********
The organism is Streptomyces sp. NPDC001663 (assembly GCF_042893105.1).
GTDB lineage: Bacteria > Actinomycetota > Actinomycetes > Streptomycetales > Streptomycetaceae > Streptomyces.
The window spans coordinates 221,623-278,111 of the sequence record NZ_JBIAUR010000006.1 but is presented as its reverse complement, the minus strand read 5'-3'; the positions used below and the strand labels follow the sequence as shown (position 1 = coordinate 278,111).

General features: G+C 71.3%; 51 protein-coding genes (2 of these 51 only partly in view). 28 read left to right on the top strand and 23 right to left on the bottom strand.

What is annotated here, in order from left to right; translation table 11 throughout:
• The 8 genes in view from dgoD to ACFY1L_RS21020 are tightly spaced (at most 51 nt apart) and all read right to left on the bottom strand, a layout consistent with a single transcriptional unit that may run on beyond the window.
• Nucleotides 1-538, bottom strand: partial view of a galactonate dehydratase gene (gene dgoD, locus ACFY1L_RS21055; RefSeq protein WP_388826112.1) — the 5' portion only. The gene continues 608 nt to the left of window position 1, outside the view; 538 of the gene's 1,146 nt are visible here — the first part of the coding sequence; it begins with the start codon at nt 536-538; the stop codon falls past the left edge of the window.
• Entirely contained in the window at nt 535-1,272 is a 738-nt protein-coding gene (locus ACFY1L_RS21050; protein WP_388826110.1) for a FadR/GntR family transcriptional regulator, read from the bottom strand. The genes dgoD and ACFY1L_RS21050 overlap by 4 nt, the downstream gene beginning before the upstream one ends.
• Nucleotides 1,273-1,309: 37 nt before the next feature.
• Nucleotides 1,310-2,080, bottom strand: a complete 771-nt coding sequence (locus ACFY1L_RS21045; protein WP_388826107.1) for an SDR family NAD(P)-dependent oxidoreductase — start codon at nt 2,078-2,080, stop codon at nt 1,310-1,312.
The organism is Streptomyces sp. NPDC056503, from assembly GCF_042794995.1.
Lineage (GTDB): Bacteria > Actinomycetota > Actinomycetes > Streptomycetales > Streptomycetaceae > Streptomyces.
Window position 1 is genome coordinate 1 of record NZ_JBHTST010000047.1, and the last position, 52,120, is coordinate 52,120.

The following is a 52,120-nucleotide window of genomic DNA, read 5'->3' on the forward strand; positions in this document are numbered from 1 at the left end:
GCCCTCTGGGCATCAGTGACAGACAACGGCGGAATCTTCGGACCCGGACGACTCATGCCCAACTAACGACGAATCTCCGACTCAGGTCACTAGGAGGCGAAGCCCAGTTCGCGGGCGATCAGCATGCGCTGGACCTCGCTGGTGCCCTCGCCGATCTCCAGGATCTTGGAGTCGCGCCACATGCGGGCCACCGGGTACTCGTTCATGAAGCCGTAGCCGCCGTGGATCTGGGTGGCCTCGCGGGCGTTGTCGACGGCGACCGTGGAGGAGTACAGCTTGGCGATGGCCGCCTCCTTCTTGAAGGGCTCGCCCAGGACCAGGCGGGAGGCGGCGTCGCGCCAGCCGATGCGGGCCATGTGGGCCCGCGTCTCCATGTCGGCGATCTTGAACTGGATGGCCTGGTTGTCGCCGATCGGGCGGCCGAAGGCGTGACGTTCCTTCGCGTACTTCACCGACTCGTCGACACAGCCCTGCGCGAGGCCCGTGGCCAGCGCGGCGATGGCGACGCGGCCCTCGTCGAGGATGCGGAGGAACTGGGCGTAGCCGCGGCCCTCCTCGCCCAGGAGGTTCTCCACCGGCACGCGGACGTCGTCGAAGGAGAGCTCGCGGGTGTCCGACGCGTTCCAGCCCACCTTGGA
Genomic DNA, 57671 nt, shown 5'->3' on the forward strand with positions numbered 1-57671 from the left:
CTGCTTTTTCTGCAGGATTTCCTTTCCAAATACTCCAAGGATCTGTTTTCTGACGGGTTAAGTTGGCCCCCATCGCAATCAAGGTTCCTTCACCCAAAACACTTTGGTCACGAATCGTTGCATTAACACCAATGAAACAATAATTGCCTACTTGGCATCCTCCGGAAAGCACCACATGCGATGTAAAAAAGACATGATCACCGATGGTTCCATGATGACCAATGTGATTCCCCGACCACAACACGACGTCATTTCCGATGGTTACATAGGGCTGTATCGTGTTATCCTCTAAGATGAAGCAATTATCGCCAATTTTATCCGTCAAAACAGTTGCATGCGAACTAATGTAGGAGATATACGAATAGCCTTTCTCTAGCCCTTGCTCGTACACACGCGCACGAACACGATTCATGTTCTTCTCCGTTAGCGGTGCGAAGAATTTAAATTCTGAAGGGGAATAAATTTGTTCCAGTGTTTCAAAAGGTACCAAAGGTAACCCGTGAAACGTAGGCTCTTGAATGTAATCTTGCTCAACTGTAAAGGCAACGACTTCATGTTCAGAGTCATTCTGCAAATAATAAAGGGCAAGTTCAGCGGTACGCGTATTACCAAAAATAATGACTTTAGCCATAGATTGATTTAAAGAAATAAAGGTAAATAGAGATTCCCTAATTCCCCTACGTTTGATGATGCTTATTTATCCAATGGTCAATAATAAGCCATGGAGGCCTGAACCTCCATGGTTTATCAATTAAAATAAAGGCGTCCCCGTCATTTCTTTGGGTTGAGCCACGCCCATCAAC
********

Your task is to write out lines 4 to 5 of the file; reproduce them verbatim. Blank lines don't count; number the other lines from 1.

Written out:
General features: G+C 71.3%; 51 protein-coding genes (2 of these 51 only partly in view). 28 read left to right on the top strand and 23 right to left on the bottom strand.

What is annotated here, in order from left to right; translation table 11 throughout: